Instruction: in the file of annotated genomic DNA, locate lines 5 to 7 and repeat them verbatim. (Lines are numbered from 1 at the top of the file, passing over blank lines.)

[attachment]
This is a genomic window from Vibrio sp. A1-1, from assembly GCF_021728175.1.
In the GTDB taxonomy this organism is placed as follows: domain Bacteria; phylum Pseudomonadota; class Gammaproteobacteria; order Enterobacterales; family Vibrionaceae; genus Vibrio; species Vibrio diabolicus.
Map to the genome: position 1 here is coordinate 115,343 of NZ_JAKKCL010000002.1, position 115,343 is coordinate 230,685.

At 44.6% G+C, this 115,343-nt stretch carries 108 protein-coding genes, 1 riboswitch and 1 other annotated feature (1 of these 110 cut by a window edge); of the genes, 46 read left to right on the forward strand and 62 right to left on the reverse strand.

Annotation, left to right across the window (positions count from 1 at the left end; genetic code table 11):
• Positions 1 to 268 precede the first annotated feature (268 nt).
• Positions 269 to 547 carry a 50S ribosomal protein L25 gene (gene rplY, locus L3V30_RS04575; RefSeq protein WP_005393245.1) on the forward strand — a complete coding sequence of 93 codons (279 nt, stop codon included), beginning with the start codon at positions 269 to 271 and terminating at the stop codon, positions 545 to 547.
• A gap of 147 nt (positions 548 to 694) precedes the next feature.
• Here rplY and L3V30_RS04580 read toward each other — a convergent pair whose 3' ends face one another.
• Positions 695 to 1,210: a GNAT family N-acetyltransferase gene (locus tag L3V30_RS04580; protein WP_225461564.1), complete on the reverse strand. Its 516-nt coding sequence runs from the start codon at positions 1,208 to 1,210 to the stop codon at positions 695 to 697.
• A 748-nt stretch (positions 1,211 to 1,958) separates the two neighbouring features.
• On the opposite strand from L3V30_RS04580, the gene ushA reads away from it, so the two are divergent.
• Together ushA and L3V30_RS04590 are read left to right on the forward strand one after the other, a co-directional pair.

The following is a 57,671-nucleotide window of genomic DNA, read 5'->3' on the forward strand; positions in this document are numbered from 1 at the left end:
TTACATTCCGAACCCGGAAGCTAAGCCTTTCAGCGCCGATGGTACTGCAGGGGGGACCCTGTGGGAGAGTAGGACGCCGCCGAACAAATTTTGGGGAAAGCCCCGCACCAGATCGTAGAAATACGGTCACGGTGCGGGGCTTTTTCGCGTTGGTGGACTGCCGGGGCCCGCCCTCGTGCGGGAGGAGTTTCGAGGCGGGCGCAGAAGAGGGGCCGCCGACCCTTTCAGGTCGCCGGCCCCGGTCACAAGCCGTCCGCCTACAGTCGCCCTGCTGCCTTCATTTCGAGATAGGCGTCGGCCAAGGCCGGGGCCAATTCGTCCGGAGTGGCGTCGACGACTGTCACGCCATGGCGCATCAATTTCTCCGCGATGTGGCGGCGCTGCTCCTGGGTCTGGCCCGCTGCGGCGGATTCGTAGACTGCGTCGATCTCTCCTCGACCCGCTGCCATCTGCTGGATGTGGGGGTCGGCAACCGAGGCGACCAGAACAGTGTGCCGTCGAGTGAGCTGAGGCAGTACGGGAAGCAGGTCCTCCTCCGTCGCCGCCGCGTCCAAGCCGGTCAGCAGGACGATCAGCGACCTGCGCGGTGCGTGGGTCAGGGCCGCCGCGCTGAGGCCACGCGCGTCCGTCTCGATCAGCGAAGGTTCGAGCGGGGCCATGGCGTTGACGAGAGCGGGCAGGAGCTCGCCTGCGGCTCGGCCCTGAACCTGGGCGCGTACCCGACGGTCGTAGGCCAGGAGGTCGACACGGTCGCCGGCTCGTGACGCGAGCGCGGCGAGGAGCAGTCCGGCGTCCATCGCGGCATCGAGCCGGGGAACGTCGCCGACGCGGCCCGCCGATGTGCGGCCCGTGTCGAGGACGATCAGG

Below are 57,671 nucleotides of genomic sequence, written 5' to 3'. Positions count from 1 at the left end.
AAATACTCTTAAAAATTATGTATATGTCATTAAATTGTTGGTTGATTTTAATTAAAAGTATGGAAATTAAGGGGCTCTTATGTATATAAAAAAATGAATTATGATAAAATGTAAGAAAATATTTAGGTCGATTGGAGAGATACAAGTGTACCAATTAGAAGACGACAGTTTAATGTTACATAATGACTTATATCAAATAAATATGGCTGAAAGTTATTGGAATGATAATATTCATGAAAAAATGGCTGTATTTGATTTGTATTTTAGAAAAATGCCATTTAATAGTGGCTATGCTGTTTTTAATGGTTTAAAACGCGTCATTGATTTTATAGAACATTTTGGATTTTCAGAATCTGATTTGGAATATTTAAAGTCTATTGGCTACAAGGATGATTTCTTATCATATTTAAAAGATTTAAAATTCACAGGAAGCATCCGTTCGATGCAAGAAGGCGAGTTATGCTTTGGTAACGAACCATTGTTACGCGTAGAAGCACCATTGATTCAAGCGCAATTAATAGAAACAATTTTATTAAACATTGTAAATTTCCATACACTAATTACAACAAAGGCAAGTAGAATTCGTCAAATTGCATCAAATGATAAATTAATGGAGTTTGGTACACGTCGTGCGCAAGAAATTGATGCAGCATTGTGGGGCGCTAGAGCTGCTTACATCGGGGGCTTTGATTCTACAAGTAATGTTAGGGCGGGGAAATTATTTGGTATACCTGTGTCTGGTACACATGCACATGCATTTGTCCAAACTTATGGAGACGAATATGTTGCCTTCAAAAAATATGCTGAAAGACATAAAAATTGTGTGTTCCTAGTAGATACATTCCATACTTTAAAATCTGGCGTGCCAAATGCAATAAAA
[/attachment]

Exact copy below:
Annotation, left to right across the window (positions count from 1 at the left end; genetic code table 11):
• Positions 1 to 268 precede the first annotated feature (268 nt).
• Positions 269 to 547 carry a 50S ribosomal protein L25 gene (gene rplY, locus L3V30_RS04575; RefSeq protein WP_005393245.1) on the forward strand — a complete coding sequence of 93 codons (279 nt, stop codon included), beginning with the start codon at positions 269 to 271 and terminating at the stop codon, positions 545 to 547.